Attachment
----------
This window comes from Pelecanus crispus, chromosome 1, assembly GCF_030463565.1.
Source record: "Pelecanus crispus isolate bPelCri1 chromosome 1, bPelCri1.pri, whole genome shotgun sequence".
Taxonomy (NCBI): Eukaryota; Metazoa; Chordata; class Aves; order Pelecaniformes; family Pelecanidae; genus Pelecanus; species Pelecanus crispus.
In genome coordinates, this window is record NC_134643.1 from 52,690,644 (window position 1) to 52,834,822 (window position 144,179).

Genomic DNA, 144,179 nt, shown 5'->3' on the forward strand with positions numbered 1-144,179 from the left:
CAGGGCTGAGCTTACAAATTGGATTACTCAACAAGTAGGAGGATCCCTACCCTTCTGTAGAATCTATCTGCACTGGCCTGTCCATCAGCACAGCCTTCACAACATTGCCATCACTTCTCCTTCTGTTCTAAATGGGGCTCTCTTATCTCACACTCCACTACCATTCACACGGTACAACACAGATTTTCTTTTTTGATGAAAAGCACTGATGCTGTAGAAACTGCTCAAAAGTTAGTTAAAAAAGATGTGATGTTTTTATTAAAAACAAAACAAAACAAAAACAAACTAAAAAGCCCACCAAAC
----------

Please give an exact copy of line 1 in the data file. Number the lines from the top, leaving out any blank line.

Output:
This window comes from Pelecanus crispus, chromosome 1, assembly GCF_030463565.1.